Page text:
If we take a normal nominal 10:1 compression ratio engine, normal 14.7 psia atmospheric pressure, allow the atmospheric pressure to enter the engine during the intake stroke, and then compress the air 10:1 during the compression stroke, we would ideally see 147 psia (10 times atmospheric pressure) on the compression gauge plus/minus pressure variation due to compression heat and blow by for a gauge pressure of 125 – 135 psig. For ease of math between psi actual and psi gauge, I will use gauge pressure so let’s assume we are at 125 psig (gauge). When the engine fires, the cylinder pressure rises 2 to 4 times depending on throttle position for a typical firing pressure of 250 to 500 psi. If we use 300 psi as normal cruising cylinder pressure we would need a cylinder 3 times longer than the intake stroke or 2 times longer if we consider heat loss to the combustion chamber surfaces (cylinder quenching) to bring the cylinder pressure back to where we started (14.7 psi). However, it is not practical to bring the cylinder pressure entirely back to atmospheric (because it is primarily the residual power stroke pressure that pushes the exhaust gasses out, not the exhaust stroke) so ideally we would want an engine with an intake stroke of say, 3 inches and a power stroke of maybe 5 inches. That is what the Atkinson cycle engine accomplishes mechanically, but the complexity of the mechanism makes it impractical. Today’s Hybrid and some non-hybrid engines use a technique where the intake valve is held open a calculated distance past bottom dead center to effectively shorten the intake stroke compared to the power stroke.

4.) Combustion chamber quenching minimized by changing combustion chamber volume as a ratio to combustion surface area:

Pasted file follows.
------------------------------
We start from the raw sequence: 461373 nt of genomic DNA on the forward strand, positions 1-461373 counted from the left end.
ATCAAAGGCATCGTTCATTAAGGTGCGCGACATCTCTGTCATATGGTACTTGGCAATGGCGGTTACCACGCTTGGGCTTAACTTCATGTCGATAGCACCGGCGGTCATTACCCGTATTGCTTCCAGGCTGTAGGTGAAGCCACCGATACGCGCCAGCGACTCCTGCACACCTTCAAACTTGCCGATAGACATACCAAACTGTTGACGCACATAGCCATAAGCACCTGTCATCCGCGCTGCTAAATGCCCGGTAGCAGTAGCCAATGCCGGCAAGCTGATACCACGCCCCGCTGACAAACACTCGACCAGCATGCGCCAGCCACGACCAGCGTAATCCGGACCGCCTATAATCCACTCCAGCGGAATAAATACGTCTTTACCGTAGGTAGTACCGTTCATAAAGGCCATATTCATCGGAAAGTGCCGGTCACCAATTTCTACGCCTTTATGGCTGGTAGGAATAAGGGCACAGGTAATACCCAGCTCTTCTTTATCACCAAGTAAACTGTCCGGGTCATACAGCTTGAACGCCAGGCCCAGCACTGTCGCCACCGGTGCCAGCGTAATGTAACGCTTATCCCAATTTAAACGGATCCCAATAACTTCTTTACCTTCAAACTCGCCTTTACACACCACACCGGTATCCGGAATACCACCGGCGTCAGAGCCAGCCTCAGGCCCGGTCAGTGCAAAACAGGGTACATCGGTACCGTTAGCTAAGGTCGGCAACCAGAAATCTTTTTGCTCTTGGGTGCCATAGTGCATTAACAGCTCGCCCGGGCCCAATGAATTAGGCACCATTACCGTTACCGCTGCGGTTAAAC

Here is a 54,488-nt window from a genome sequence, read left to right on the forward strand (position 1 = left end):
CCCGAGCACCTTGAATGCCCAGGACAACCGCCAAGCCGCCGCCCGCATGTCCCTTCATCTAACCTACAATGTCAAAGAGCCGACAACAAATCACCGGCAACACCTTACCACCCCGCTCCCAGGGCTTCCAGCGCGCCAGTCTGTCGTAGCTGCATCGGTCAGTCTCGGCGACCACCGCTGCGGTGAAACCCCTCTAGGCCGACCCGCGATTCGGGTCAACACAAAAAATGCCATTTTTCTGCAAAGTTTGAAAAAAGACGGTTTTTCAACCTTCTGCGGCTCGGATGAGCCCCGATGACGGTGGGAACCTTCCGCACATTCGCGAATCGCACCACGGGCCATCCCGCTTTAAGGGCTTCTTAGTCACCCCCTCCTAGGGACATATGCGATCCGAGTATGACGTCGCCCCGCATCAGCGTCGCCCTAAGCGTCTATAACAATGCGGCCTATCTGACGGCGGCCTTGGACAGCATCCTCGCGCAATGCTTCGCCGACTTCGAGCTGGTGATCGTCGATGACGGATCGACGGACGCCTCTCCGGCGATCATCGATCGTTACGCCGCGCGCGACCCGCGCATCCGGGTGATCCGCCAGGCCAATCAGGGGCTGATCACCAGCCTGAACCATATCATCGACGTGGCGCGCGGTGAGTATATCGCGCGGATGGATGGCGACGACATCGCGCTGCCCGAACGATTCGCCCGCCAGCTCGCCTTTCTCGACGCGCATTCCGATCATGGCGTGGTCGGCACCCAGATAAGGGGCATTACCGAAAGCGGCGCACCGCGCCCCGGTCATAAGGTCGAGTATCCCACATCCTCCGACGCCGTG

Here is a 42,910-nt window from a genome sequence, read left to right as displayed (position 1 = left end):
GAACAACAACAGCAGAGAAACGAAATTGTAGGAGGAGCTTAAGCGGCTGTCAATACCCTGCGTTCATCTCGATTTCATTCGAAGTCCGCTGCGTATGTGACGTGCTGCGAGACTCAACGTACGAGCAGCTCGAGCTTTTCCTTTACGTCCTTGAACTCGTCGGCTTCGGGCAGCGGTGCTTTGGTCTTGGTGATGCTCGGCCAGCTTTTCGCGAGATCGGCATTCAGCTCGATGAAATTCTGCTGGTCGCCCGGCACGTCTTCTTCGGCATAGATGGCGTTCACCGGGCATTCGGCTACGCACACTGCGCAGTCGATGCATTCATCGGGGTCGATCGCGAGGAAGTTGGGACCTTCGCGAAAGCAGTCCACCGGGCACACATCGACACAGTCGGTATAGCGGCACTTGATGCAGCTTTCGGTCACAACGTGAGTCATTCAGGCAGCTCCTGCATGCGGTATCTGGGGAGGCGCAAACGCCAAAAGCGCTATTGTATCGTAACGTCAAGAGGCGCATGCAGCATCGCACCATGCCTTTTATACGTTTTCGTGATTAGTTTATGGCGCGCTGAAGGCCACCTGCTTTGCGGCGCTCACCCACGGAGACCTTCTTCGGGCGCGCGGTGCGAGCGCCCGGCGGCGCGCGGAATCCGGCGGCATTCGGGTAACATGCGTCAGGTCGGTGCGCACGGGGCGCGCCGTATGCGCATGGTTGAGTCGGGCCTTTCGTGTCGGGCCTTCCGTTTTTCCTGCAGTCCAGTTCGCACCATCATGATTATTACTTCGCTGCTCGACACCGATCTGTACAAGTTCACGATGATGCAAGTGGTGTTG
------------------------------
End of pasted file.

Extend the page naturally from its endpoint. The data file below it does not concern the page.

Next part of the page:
For instance, if you have an engine with a 4 inch bore and a 3 inch stroke, you have 37.62 cubic inches of cylinder volume. In the same cylinder, the surface area is 62.8 square inches. Therefore the cylinder volume to cylinder surface ratio is .599. Let’s hypothesize that this is a 4 cylinder engine, so we have a 150.48 cu. in. engine. (The cylinder to surface ratio remains the same regardless of the number of cylinders) This means that for every cu. in. of cylinder volume, there is about 2 square inches of combustion chamber surface sucking up the heat (power) during the power stroke. Now let’s imagine a single cylinder engine of approximately the same as the 4 cylinder with dimensions of 6.125 inch bore and a 5 inch stroke. That comes out to 153.3 of volume and 159.449 of combustion chamber surface area for a single cylinder volume to surface area ratio of .96, almost 1 to 1. This means that for every cubic inch of cylinder volume in this engine there is only about 1 square inch of combustion chamber surface, half of what we had in the 4 cylinder engine example. This results in less heat (power) transfer to the cooling system during the power stroke and a higher exhaust temperature after the power stroke.